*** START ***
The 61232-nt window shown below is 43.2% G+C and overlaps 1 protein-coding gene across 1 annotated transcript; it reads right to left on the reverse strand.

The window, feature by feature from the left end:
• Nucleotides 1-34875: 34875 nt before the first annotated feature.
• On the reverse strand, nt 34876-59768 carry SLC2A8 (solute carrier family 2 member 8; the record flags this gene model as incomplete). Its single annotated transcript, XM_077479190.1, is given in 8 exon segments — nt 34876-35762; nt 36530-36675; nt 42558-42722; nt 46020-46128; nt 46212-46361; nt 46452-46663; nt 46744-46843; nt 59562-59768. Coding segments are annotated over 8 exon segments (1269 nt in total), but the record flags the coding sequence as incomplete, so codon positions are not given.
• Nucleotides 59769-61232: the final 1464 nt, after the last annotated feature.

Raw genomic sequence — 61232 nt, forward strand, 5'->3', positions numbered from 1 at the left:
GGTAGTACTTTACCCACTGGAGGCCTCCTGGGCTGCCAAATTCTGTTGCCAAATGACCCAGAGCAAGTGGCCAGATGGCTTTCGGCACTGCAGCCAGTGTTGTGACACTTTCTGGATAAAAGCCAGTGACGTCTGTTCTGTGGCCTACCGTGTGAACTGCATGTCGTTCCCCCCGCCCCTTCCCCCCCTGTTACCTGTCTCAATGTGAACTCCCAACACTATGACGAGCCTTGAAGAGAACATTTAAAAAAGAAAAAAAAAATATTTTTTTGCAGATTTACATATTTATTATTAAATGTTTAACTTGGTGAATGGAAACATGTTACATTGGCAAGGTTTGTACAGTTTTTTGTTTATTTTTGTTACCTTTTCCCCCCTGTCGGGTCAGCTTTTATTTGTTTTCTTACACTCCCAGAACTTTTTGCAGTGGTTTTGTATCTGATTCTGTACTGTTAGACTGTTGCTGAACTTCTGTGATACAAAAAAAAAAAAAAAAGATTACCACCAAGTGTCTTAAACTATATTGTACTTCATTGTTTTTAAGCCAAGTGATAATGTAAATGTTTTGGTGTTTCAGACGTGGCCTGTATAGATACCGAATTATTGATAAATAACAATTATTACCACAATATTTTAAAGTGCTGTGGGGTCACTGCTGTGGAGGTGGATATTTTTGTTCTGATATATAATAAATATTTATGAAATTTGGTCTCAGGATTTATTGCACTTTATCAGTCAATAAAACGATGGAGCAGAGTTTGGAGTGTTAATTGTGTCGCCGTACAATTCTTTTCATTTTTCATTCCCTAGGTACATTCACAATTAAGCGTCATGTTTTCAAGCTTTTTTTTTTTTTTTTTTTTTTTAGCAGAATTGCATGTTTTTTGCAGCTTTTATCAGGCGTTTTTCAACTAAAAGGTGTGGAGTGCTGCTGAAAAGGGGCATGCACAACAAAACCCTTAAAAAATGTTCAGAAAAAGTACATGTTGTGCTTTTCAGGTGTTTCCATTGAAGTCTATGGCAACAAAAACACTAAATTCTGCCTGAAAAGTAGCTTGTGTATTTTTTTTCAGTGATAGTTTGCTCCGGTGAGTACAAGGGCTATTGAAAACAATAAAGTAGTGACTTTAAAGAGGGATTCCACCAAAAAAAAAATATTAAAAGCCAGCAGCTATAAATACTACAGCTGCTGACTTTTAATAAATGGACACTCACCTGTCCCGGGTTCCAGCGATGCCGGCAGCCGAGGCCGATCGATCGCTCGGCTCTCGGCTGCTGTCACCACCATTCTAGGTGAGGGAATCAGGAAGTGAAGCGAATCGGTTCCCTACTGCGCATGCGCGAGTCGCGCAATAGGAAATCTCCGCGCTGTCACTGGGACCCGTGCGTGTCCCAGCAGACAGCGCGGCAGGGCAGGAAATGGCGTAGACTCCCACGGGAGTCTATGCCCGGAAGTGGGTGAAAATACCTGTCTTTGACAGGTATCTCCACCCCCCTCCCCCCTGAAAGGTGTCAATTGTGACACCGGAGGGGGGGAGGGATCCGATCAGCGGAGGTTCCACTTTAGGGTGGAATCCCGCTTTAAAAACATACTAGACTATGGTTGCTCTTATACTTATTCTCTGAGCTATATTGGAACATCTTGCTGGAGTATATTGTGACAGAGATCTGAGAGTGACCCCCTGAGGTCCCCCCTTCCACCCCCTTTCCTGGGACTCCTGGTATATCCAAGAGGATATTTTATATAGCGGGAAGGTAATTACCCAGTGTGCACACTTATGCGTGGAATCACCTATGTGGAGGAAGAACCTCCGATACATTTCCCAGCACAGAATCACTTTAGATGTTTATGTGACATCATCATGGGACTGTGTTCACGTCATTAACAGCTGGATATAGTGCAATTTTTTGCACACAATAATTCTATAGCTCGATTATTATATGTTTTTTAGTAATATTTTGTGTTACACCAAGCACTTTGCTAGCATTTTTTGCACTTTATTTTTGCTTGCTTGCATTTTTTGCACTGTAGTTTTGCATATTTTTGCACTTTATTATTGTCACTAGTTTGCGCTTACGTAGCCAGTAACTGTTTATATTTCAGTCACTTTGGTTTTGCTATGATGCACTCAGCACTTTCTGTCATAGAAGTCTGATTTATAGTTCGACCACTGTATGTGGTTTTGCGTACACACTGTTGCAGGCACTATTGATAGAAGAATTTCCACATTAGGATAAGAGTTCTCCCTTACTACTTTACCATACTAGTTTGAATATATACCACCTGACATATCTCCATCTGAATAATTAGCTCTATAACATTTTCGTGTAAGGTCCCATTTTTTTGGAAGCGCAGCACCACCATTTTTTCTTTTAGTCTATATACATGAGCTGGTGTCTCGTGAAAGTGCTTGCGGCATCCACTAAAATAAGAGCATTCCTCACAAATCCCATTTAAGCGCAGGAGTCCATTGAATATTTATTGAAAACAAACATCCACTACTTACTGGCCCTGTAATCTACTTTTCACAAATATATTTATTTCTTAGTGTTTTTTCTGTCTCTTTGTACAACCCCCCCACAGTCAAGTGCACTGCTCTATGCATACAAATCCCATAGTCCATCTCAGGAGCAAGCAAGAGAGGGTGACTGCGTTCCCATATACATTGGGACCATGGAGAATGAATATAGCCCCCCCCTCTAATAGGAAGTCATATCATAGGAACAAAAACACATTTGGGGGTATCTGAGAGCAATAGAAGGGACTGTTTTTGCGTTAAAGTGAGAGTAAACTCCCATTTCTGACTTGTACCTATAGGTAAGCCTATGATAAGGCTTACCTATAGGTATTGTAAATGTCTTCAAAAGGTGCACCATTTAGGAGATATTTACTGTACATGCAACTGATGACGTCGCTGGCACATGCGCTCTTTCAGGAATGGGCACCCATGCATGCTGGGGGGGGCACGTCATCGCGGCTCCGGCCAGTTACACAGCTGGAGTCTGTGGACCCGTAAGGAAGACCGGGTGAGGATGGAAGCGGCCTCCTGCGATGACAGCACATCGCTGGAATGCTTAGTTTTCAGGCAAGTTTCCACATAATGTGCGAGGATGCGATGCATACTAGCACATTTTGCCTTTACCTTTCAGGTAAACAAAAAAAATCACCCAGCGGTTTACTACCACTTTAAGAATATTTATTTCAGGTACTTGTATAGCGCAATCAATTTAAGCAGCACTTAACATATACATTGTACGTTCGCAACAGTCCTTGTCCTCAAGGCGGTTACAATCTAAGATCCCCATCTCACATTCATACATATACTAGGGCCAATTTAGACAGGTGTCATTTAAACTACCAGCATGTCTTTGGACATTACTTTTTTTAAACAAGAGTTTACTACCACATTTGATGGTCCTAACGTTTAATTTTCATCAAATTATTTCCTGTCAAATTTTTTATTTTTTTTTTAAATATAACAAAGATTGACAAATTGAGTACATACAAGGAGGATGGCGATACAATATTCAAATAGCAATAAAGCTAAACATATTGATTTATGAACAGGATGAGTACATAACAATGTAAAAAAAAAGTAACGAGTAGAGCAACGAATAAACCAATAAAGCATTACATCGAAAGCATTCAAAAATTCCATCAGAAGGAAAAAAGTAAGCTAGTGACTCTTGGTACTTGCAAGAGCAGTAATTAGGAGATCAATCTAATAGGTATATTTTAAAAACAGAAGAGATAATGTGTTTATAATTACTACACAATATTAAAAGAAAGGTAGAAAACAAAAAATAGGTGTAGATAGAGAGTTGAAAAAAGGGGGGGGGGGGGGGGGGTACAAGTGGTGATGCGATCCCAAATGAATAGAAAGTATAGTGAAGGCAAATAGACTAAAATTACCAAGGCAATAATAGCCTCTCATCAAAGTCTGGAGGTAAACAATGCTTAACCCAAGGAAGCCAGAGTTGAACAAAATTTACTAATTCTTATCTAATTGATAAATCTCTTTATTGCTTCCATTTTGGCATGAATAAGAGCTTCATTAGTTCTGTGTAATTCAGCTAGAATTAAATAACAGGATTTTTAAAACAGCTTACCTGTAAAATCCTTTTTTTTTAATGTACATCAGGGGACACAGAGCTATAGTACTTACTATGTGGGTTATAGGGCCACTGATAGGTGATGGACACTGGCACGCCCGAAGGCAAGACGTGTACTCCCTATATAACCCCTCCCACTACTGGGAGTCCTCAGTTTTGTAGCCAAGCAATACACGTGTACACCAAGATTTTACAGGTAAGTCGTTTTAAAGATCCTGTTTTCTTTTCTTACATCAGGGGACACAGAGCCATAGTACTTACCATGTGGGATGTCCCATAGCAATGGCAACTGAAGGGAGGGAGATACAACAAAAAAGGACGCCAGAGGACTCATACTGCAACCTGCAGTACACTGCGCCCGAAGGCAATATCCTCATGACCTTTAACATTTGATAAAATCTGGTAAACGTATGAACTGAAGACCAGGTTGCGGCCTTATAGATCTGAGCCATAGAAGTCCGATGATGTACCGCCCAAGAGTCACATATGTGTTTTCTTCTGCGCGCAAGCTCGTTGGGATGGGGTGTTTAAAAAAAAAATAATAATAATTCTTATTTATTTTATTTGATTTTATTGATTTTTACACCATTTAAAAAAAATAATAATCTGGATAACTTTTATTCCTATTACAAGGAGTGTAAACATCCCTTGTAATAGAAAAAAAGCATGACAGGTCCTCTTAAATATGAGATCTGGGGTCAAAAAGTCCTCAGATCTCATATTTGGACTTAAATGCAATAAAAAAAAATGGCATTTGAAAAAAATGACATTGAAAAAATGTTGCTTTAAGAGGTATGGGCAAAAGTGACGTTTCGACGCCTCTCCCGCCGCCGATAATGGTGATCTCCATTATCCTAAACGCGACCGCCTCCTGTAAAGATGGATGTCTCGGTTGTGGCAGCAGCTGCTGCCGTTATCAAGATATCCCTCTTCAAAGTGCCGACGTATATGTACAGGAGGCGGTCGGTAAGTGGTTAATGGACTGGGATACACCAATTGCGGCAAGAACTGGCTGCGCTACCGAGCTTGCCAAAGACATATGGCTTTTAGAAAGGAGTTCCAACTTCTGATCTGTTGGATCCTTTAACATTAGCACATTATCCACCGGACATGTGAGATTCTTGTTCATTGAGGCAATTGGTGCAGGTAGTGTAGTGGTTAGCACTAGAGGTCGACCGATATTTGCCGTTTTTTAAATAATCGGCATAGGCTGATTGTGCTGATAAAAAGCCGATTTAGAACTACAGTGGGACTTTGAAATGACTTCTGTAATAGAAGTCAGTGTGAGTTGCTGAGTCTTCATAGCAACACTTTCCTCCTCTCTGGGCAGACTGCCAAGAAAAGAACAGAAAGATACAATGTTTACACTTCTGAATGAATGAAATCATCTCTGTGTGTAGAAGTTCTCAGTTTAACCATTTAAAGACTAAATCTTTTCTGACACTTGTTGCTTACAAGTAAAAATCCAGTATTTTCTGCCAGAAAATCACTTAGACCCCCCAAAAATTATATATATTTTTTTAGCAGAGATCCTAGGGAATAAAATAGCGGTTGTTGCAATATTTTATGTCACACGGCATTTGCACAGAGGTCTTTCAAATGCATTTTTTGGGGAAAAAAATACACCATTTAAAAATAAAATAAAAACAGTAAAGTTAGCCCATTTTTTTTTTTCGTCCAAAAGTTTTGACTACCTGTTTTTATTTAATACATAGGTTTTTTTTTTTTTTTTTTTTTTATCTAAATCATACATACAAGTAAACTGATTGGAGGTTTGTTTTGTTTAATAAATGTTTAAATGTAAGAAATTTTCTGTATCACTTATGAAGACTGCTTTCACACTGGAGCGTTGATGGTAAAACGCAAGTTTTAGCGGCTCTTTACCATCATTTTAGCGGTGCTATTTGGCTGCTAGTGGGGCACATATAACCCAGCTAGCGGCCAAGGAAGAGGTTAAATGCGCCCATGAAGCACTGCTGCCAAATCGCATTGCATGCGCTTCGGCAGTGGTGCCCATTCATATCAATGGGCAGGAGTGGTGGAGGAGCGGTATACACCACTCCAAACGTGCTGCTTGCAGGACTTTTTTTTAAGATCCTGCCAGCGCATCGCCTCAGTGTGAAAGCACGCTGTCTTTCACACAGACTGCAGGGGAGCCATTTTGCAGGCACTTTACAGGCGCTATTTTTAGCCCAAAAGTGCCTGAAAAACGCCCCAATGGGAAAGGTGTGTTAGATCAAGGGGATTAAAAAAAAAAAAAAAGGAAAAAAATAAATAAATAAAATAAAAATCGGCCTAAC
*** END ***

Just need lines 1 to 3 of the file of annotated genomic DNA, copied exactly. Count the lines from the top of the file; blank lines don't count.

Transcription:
The 61232-nt window shown below is 43.2% G+C and overlaps 1 protein-coding gene across 1 annotated transcript; it reads right to left on the reverse strand.

The window, feature by feature from the left end:
• Nucleotides 1-34875: 34875 nt before the first annotated feature.